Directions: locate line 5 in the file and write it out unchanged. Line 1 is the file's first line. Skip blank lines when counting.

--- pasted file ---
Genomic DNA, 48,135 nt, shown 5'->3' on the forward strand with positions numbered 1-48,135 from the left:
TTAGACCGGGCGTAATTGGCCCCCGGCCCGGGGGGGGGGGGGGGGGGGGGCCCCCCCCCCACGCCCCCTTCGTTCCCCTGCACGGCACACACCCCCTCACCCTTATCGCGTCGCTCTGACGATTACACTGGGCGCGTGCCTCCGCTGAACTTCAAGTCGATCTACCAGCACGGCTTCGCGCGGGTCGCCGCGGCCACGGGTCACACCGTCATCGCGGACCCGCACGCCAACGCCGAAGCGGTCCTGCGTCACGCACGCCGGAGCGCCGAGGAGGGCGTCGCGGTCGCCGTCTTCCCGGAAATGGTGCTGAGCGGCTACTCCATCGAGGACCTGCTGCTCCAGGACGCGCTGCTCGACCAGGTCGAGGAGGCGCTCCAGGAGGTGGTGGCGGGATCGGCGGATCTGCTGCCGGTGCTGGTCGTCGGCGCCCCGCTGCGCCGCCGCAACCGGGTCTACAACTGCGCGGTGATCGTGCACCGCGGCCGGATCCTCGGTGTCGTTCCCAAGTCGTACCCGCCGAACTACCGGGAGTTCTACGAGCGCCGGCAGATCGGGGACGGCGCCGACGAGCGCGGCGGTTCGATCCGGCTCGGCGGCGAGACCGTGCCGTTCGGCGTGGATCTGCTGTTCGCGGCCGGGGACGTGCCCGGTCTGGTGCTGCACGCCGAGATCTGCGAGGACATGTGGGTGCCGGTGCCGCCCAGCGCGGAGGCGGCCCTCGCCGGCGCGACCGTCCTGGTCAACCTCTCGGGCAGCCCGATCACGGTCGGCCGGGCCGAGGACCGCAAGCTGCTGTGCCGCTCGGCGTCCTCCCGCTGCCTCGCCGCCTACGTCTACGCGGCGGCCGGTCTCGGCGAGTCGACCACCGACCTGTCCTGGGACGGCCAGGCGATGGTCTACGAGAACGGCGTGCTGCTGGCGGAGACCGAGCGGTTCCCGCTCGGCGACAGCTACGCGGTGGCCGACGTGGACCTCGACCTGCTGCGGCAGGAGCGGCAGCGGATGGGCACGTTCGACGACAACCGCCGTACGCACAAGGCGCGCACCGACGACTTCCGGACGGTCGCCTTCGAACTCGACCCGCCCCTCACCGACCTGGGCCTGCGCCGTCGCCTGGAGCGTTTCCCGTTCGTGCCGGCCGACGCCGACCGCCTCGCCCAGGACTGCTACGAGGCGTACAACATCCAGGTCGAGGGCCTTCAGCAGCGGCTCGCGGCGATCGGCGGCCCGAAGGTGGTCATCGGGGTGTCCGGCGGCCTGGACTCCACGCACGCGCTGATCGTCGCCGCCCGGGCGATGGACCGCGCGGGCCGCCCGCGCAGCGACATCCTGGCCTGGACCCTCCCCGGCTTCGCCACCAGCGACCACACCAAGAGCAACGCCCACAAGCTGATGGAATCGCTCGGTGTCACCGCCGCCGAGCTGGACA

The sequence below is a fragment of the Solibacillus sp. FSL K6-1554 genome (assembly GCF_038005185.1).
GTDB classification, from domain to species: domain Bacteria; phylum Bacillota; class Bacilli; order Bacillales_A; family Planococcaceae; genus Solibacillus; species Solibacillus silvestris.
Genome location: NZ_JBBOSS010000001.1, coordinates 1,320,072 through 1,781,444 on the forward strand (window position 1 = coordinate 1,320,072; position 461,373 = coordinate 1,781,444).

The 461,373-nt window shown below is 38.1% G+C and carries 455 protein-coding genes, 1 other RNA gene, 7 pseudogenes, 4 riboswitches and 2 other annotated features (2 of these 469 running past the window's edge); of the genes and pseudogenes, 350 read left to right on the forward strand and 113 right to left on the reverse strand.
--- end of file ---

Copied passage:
Genome location: NZ_JBBOSS010000001.1, coordinates 1,320,072 through 1,781,444 on the forward strand (window position 1 = coordinate 1,320,072; position 461,373 = coordinate 1,781,444).